Business debt may make good sense

Business debt may make good sense

Published in The Tennessean October 6, 2014

By Ed Rappuhn SCORE Nashville

“Our 3 year-old business is doing well. We have never had a loan and I believe in being debt free. My partner is pushing to get a loan to help us grow. What do you think?”

Starting a business without debt is a great idea. It’s difficult for start-ups to get loans and it allows you to prove your concept without worrying about payback schedules.

You have shown financial discipline by surviving and even growing without debt. Now look at your future goals and what it will take to get there. Are you happy where you are or do you want to do more but are limited by available cash?

Running a business debt-free is admirable, but sometimes not preferable. To grow a business, you need to invest in the business. To this point you have invested hard work, your profits, and perhaps some of your own money. To grow further, borrowing might be necessary. Let’s look at some examples.

Advanced Marketing has the opportunity to land a $125,000 annual contract. Advanced has produced a sample ad campaign using in-house talent and cell phone video. The client loves the concept. To proceed Advanced will need to hire outside production for $30,000 to produce the final product but only has $10,000 cash.

HC Technologies has developed a product that is in great demand in the health care industry. Because of its technical nature, on-site visits are needed to close sales. The current sales person closes 25% of his prospects. Hiring more sales people could increase sales several times current levels. Having invested so much on product development, HC is short on cash.

Billy’s Cabinets is growing fast. Clients pay within 30 days of installation. But invoices for materials and employees’ wages must be paid first. Billy’s needs some cash to fund receivables. The faster the growth, the greater the need.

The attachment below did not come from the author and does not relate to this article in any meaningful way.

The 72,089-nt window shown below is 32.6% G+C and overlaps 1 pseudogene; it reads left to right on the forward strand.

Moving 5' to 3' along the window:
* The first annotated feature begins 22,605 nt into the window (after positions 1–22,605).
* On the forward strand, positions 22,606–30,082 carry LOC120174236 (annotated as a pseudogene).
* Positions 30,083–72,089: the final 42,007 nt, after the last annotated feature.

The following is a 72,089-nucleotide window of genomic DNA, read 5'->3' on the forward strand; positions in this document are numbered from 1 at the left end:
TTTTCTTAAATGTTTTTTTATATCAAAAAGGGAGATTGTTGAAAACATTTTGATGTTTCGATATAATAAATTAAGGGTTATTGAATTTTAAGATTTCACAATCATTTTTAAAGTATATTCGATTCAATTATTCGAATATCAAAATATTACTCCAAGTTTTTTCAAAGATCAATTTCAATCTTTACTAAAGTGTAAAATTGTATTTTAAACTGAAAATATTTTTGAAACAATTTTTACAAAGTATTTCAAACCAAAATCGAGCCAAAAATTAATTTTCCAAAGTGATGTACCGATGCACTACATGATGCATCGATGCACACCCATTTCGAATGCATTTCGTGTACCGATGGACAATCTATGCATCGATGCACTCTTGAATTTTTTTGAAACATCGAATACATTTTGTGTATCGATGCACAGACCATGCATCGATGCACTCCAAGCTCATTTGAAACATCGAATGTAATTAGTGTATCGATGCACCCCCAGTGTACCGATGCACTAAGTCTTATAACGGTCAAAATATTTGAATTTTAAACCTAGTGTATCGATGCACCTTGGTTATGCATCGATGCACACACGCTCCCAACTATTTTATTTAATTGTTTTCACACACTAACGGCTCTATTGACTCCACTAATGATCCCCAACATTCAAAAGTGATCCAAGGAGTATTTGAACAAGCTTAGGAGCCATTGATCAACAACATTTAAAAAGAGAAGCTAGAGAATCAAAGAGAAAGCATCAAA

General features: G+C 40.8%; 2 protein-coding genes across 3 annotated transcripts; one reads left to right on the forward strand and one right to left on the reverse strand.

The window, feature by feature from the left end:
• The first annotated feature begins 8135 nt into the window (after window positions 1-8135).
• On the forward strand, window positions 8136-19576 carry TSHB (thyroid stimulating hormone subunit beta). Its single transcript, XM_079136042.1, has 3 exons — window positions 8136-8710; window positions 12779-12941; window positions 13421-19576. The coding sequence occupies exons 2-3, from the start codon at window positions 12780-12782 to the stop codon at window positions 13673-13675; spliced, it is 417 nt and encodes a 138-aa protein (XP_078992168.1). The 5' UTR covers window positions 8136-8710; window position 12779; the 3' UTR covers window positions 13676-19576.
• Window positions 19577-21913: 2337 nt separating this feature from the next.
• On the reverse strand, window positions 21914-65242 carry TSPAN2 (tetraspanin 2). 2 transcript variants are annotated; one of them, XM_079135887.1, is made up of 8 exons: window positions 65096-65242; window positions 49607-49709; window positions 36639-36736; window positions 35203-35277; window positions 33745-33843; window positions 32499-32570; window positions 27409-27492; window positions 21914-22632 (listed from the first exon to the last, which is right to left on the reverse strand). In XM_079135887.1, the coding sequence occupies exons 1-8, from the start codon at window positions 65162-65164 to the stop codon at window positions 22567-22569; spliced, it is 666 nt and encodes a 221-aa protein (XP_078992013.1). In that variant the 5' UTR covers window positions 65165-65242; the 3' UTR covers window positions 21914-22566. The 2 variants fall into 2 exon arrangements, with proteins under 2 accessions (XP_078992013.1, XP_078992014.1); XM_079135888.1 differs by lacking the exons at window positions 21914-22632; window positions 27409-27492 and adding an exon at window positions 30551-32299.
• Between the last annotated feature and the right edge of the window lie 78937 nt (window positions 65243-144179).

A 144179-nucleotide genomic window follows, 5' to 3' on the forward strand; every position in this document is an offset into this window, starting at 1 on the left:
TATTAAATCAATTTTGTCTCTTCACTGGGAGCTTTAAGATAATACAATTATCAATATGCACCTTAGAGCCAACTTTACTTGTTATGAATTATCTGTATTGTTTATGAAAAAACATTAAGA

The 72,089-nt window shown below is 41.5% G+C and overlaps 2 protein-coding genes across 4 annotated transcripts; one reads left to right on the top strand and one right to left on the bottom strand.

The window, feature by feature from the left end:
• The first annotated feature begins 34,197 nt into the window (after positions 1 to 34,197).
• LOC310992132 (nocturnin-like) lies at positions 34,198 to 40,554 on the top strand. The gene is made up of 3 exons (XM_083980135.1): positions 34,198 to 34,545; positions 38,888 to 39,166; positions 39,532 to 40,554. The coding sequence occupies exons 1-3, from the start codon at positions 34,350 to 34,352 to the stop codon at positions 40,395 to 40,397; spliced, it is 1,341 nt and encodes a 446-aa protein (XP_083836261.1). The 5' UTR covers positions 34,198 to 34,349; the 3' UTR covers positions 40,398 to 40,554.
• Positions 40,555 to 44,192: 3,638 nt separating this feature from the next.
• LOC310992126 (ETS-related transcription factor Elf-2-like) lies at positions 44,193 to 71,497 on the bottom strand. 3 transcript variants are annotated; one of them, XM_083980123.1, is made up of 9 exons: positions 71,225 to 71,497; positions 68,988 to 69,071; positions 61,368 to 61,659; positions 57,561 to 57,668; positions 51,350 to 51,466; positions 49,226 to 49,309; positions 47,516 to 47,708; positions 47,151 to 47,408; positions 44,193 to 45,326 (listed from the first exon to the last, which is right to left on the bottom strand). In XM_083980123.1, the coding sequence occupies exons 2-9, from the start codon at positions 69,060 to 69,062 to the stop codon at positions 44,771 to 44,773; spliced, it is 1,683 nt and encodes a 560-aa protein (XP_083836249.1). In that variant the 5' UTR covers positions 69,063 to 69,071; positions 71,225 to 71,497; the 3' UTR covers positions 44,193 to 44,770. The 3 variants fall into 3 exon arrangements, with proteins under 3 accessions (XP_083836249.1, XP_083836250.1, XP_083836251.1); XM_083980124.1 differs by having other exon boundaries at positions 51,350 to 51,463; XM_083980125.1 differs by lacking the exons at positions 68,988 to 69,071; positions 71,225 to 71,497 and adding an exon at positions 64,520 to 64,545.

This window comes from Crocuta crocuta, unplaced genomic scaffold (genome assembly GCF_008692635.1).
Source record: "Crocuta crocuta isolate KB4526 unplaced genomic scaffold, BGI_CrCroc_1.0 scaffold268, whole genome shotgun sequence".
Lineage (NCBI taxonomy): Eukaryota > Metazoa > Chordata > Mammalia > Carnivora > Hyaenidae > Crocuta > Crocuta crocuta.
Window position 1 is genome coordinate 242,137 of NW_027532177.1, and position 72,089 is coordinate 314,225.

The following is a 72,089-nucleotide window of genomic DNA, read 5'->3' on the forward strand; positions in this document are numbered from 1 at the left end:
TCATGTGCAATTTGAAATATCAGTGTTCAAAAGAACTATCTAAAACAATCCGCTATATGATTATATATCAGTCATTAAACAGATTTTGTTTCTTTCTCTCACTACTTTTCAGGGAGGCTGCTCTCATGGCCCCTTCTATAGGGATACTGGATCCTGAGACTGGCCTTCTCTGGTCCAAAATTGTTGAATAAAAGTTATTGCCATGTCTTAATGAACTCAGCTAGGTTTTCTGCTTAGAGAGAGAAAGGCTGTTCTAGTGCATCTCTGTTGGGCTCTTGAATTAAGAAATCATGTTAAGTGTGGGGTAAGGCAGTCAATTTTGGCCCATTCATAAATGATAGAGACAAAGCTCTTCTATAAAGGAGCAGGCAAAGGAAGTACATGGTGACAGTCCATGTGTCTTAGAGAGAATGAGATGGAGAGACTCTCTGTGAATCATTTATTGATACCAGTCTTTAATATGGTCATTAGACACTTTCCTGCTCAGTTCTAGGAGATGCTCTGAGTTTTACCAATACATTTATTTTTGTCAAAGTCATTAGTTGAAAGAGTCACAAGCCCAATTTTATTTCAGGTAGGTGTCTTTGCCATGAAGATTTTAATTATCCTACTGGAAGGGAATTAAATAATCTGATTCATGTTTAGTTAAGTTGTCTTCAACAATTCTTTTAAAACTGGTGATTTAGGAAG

Apex Spices manually packages special recipe mixes. Apex is growing and hiring more people to package the product. A machine that will do the work of 3 people who are paid $18,000 each can be bought for $28,000 but profits have been spent on marketing. 

Judy’s Cookies has been leasing kitchen facilities and Judy has the opportunity to buy her own store including baking equipment. She can increase production and sales but needs additional cash to get the building.

Look at the cost of borrowing, financially and psychologically. If the expected benefits outweigh the cost, it is time to rethink your no-debt policies. Alternatives include term-loans with level payments over certain time periods and lines of credit where you only pay interest as money is needed. Few large businesses run without debt; they realize that a loan at 7% that generates a 20% return is good business. The same might be true for you.

   

Ed Rappuhn is a mentor, workshop facilitator, and the past-chair of SCORE Nashville. SCORE mentors guide entrepreneurs in starting and growing their businesses. Sign up for a free SCORE mentor, find out about our reasonably priced workshops and other services, or volunteer to become a SCORE member at www.scorenashville.org.